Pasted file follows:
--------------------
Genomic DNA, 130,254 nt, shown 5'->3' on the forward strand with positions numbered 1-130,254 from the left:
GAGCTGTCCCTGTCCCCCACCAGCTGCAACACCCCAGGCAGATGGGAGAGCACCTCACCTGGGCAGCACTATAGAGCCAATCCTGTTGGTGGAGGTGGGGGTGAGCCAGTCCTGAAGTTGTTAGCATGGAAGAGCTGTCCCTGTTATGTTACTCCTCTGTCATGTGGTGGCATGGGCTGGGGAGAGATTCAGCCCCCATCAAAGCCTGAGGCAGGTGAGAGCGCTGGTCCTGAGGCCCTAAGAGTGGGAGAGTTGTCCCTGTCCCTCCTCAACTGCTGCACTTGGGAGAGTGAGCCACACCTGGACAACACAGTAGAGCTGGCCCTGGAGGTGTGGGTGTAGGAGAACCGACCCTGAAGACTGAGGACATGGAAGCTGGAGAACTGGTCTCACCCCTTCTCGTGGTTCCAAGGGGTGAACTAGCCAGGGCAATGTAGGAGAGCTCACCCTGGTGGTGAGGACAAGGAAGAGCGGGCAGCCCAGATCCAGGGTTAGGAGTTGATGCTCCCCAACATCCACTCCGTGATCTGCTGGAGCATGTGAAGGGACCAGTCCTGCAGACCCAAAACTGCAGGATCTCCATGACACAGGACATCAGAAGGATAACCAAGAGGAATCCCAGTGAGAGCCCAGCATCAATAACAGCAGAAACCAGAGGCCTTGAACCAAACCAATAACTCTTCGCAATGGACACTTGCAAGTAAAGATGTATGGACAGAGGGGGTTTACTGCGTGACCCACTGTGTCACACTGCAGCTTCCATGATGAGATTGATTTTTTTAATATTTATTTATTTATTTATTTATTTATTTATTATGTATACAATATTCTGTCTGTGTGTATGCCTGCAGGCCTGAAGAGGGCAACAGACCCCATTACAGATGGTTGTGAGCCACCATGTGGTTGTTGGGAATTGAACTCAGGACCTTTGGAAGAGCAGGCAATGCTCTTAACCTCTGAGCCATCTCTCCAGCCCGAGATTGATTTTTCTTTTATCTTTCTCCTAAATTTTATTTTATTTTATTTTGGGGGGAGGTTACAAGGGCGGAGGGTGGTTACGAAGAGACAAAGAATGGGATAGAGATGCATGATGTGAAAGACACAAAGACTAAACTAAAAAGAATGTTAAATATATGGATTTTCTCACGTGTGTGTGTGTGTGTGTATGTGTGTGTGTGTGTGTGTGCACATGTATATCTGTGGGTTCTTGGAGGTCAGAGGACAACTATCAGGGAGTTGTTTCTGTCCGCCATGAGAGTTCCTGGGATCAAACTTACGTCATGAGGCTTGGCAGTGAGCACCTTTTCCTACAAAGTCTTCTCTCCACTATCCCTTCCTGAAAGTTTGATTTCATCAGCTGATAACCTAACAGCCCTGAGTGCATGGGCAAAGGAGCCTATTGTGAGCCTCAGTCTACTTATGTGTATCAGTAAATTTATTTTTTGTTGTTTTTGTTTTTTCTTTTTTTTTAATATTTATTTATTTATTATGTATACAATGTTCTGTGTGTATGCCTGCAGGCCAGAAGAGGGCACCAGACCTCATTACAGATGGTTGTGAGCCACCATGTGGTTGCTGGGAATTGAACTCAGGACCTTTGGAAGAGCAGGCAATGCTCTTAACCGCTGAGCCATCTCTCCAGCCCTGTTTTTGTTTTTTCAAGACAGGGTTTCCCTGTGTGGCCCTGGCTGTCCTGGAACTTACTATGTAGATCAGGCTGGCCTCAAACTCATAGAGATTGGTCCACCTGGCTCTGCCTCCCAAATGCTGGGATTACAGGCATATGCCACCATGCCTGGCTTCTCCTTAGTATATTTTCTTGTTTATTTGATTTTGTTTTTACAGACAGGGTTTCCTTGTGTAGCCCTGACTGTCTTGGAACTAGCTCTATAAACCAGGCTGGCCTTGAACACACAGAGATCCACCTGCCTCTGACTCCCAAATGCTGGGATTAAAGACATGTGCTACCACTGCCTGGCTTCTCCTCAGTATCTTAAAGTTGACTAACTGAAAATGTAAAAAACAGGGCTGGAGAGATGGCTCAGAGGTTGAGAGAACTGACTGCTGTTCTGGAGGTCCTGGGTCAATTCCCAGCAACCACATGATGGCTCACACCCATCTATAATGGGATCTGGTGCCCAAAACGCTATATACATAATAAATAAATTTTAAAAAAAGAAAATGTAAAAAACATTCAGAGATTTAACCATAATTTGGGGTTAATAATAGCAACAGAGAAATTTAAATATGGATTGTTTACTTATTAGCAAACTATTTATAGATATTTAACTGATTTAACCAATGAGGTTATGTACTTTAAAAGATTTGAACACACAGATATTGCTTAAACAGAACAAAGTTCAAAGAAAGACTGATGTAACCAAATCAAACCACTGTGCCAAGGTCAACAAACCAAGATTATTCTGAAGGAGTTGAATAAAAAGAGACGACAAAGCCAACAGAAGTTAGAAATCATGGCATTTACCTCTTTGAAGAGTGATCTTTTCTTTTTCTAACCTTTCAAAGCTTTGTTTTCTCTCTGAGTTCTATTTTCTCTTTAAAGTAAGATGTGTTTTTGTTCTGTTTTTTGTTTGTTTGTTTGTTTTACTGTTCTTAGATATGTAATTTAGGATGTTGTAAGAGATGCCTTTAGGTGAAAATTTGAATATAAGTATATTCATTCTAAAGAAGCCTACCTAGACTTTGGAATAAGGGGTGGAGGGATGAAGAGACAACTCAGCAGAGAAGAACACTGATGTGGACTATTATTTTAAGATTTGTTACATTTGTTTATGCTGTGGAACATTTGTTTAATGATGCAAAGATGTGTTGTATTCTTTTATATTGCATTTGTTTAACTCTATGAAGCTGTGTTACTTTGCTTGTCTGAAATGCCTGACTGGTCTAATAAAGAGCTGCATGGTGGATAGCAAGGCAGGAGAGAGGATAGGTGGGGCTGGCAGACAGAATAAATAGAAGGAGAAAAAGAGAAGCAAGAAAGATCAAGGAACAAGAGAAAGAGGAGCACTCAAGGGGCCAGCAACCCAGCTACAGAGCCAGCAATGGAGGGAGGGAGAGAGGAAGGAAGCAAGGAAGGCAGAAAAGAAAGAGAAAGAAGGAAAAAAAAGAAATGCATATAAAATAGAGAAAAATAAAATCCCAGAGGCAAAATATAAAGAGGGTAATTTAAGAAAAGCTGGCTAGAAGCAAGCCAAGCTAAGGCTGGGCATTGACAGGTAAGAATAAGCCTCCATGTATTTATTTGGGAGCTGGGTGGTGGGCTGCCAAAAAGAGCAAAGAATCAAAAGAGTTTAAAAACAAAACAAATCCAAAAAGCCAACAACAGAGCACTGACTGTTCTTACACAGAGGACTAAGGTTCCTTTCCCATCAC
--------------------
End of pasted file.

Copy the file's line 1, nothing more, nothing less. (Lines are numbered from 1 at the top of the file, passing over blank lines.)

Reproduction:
Genomic DNA, 130,254 nt, shown 5'->3' on the forward strand with positions numbered 1-130,254 from the left: